Top 5 myths about subsidies to oil companies

Tar Sands Banner at Calgary Tower

Cutting $4 billion in taxpayer handouts would be a step towards separating oil and state. Photo: Greenpeace International.

Can the president who killed Osama bin Laden now stand up to Big Oil?

Encouraged by comments made by House Speaker John Boehner that subsidies for oil and gas companies should be on the table, Democrats led by Montana Sen. Max Baucus last week revived their stalled effort to cut billions per year in taxpayer handouts to the largest oil companies.

No surprise, Big Oil is not going gently into that good night, even after just reporting profits up 30% from last year. At the same time, ordinary families who have yet to experience the widely touted recovery are now paying $4 a gallon or more at the pump.

But that hasn’t stopped the oil and gas lobby from firing back. The American Petroleum Institute is already set to supplement robust lobbying efforts by its member companies with its own pressure campaign on Congress.

Hands off our handouts

Meantime, API chief economist John Felmy said that “if Senator Baucus were serious about gasoline prices, he would focus on further development of our vast resources here at home which would create much needed American jobs, increase revenue to the government, and strengthen our energy security.”

Of course, America needs the oil. But to claim that the industry does much else for the domestic economy in exchange for all the taxpayer support they enjoy is just one of the myths the oil lobby has spun over the years.

To set the record straight, here’s our take on all the things that the industry warns that we’ll lose if we finally cut their handouts this time.

Don’t be scared. Instead, be very, very un-scared.

Myth #1: Drivers will lose cheap gas

Claim: “What will the oil companies – what does any company – do when its taxes go up?” asks conservative commentator Keith Koffler, echoing the industry’s Orwellian line that cutting subsidies is actually a form of raising taxes. “PASS THE COSTS ALONG TO THE CONSUMER. That is, higher gas prices.”

Reality: Of course, since peak oil came in 2006, from now on there’s not much anyone can do to stop gas prices from rising. A wicked brew of declining supply and increasing demand will make crude and gas prices volatile over the coming years, but the trend will only be up, up, up. Even in the short term, as they themselves have been telling us for years, ExxonMobil, Chevron and the other oil majors have little control over prices. US gas prices are driven mostly by global crude prices. And crude prices are set on the world oil market. A Joint Economic Committee report states, “the removal or modification of [one of these subsidies] is unlikely to have any effect on consumer prices for oil and gas.”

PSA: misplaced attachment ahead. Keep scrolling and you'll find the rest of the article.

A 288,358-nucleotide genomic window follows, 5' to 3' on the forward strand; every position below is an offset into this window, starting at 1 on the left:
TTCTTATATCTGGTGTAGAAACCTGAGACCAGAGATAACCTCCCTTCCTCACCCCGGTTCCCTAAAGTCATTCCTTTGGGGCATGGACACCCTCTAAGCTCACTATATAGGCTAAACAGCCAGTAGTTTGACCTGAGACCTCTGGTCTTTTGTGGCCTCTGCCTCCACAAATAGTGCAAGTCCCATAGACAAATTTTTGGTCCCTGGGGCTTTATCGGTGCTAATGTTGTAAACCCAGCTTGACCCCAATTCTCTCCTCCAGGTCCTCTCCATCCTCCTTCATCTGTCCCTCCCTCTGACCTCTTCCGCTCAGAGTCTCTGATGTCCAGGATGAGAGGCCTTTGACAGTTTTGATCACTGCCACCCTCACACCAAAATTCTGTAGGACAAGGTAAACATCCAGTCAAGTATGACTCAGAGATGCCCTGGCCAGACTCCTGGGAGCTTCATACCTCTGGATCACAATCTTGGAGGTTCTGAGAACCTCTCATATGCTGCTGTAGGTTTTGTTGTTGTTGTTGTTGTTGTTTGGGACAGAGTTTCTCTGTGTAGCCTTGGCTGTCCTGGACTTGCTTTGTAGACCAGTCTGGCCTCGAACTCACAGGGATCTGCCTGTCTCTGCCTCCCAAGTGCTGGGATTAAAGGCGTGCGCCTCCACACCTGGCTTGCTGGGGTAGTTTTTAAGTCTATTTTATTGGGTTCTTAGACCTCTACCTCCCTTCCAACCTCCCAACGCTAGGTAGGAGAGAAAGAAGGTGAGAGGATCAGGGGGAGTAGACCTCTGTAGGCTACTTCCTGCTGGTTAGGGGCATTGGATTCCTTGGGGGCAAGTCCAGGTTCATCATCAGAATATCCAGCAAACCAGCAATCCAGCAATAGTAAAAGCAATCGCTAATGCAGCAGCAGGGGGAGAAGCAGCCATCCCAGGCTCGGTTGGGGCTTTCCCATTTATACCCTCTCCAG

Myth #2: Workers will lose thousands of jobs

Claim: “The administration continues to ignore the fact this industry is among the nation’s largest job creators,” said API CEO Jack Gerard in February, claiming that cutting oil subsidies would eliminate “thousands of new potential jobs.” The industry claims to support 9.2 million American workers.

Reality: What’s the harm in a little exaggeration? Well, if you actually employ less than 10% of the workers you claim, then Houston, we have a problem. According to the Bureau of Economic Analysis, in 2009 the industry directly employed only 800,000 in the US, comparable to the number of clerks who work in sporting goods, hobby, book and music stores — and much less than 1% of total American jobs. Studies have consistently shown that emerging, labor-intensive energy sources like solar and wind create far more jobs per dollar than mature industries like drilling and mining, which increasingly rely on machinery to cut labor costs.

Myth #3: Government will lose tax revenue

Claim: Cutting subsidies “would actually lower revenue to the government by many billions of dollars as a result of foregone revenues from projects the tax hikes [aka, cutting subsidies] would prevent going forward,” says the API’s Gerard.

Reality: The true effective tax rate of the oil industry is a topic of dispute, with some analysts claiming that the petroleum and pipeline sector pays only about a third of the statutory corporate tax rate of 35%. If, in today’s overheated oil market, projects to find and produce oil aren’t worth doing without subsidies, then those projects were probably a waste of money to begin with. And after nearly a century of public support, isn’t this aged industry ready to take off the training wheels yet? Or have the world’s most profitable companies become addicted to corporate welfare?

Myth #4: America will lose energy security

Claim: “America needs policies that promote greater supplies of oil and natural gas, not policies that hinder the industry’s ability to provide consumers the energy they demand and need. The US could significantly improve its energy security by allowing access to domestic oil and gas resources,” says API-funded website Energy Tomorrow.